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06 February 2019, 12:37 | Dale Webster
The more phytoplankton in the water the less blue the seas appear scientists say
They found that increased heat will change the mixture of phytoplankton or tiny marine organisms in the seas, which absorb and reflect light. Researchers also studied satellite images to better understand how different types of phytoplankton species absorb and reflect light.
This time around, the researchers added a new element to the model, that has not been included in other ocean modeling techniques: the ability to estimate the specific wavelengths of light that are absorbed and reflected by the ocean, depending on the amount and type of organisms in a given region.
Hickman said: "Crudely speaking, where the water is now quite blue because the phytoplankton [have a] relatively low biomass, you are going to see the water getting more blue, and where the ocean is relatively more green because the biomass is higher, you are going to see [it] getting [greener]". As such, the ocean appears blue.
The presence of phytoplankton in waters typically indicates the health of water: When there is just enough of it, life thrives and the water takes on the "healthy" green colour.
Mayotte, an archipelago in the Indian Ocean.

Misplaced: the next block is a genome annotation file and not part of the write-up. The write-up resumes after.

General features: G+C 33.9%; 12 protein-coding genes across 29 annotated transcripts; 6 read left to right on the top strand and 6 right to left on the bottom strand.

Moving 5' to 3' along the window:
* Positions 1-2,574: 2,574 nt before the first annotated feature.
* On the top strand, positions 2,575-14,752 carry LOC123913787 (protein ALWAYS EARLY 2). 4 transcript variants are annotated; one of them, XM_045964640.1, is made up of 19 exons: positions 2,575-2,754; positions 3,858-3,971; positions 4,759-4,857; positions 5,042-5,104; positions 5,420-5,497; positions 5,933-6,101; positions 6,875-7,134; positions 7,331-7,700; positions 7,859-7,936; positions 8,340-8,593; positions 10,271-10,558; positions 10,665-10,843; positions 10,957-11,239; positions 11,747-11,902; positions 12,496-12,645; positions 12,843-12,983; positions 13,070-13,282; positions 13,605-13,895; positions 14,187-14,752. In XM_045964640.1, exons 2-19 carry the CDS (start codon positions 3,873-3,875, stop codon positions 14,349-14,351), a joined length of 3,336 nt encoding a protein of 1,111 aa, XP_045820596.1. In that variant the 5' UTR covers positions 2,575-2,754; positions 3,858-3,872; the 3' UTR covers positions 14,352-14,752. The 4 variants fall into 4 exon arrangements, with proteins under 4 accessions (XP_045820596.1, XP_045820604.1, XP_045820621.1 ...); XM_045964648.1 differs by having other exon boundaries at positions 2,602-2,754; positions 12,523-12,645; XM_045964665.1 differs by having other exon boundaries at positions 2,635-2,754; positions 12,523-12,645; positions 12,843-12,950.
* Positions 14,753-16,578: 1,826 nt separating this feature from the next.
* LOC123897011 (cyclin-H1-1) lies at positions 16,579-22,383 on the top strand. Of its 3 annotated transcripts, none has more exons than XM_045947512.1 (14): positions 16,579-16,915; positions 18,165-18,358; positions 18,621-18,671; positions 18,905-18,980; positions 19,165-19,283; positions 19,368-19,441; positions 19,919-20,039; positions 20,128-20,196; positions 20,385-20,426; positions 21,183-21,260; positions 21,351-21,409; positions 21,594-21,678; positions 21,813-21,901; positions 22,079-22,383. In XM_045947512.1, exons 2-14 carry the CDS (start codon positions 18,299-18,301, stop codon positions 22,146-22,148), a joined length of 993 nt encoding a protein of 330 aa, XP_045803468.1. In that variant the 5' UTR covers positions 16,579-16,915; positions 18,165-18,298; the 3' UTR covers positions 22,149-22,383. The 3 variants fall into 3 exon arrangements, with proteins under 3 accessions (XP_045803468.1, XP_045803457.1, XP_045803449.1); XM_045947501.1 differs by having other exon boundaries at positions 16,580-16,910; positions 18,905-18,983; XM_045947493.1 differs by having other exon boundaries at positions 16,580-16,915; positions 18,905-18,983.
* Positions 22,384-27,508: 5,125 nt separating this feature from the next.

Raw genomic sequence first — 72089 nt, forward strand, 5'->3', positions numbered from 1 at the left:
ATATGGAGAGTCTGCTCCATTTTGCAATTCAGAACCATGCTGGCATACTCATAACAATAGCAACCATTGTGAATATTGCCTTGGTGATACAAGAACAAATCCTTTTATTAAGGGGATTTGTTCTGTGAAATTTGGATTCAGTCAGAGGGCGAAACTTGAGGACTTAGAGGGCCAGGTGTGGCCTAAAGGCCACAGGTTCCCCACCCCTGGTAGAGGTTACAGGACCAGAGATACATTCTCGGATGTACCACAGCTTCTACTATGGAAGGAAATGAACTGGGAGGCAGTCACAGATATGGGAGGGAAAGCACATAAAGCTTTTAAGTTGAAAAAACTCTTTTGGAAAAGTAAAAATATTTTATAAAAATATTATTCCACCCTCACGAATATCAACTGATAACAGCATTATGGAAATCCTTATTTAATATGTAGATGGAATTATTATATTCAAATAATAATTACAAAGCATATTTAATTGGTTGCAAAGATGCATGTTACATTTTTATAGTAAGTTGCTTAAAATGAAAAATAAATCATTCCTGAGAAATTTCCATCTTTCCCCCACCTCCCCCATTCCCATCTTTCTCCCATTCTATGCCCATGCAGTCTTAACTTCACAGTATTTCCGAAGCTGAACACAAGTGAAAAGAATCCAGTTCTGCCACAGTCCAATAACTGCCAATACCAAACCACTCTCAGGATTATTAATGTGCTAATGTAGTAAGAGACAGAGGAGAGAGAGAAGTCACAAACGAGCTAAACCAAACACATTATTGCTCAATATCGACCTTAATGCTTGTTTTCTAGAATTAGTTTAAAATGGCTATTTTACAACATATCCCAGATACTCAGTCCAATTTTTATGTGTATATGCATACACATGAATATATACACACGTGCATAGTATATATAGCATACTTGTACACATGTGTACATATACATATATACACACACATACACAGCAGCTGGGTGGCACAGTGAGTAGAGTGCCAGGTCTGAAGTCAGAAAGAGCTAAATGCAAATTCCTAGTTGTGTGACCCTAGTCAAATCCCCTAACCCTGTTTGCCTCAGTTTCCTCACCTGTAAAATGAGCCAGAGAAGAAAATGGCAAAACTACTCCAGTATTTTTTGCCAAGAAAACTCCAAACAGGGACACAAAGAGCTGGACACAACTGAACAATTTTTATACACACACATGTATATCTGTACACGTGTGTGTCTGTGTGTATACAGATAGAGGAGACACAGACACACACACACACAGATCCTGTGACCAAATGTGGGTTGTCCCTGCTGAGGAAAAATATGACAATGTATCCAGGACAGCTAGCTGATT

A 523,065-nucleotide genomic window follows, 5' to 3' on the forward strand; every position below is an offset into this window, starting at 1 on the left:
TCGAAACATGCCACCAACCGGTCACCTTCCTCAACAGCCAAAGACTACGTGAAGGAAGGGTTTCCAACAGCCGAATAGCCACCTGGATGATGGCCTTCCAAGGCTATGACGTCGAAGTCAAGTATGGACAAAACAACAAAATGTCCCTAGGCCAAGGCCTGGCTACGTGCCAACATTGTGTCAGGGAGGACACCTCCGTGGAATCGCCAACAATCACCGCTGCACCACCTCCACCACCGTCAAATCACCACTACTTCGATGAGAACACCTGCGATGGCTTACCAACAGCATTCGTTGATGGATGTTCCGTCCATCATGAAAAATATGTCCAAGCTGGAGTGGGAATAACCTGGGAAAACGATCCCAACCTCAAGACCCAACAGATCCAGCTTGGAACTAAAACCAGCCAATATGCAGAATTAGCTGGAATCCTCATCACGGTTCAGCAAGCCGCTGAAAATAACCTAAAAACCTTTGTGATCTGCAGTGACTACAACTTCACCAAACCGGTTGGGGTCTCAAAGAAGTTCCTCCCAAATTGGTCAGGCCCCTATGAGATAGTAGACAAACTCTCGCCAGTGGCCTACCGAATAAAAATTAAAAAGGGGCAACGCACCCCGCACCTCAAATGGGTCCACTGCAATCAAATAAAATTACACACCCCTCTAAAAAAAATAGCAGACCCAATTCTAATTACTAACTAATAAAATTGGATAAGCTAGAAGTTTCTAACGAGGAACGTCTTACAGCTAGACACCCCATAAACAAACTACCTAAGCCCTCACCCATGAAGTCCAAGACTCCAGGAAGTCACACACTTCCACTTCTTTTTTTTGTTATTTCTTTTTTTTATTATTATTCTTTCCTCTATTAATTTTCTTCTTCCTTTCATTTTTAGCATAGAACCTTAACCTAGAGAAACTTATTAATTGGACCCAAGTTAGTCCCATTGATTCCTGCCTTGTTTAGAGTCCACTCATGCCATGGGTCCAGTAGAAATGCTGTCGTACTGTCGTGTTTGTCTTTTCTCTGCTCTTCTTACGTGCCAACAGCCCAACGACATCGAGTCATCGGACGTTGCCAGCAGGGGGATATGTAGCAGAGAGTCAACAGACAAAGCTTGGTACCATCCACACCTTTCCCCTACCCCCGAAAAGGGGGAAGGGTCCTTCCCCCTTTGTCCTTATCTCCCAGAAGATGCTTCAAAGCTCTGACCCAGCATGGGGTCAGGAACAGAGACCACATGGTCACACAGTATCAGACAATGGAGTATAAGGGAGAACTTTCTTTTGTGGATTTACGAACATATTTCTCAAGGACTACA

Enormous swarms of phytoplankton are responsible for turning vast swathes of water green.
According to the computer model developed by MIT scientists, this will make the water near the poles a weirdly unusual tropical green, as phytoplankton invade these territories thanks to the higher temperature conditions ideal for their reproduction.
Aerial view of Jack's Point Beach, near Timaru.
The numbers of phytoplankton present in oceans is crucial. And the marine ecosystem also plays a role.
What gives oceans their colour?
The pale blue dot that we inhabit could potentially become much more green, but in the wrong place. Whilst it is possible that climate change could be the cause of a population swing, it could also result from natural causes, such as an El Niño event altering the level of nutrients in the marine environment. They are home to a stunning range of lifeforms of all shapes and sizes, all of which have unique properties and reflect different wavelengths of light.
"The satellites are going to be the sentinels", she said.
Also how ocean appears when we see through eyes is also driven by the amount of Phytoplankton. It has been predicted that North Atlantic ocean will top the list in reflecting this change followed by Southern Ocean.
And why does that matter? Still, the sweeping alterations to sea life will be significant enough to affect ocean's food web, which phytoplankton sit at the base of.
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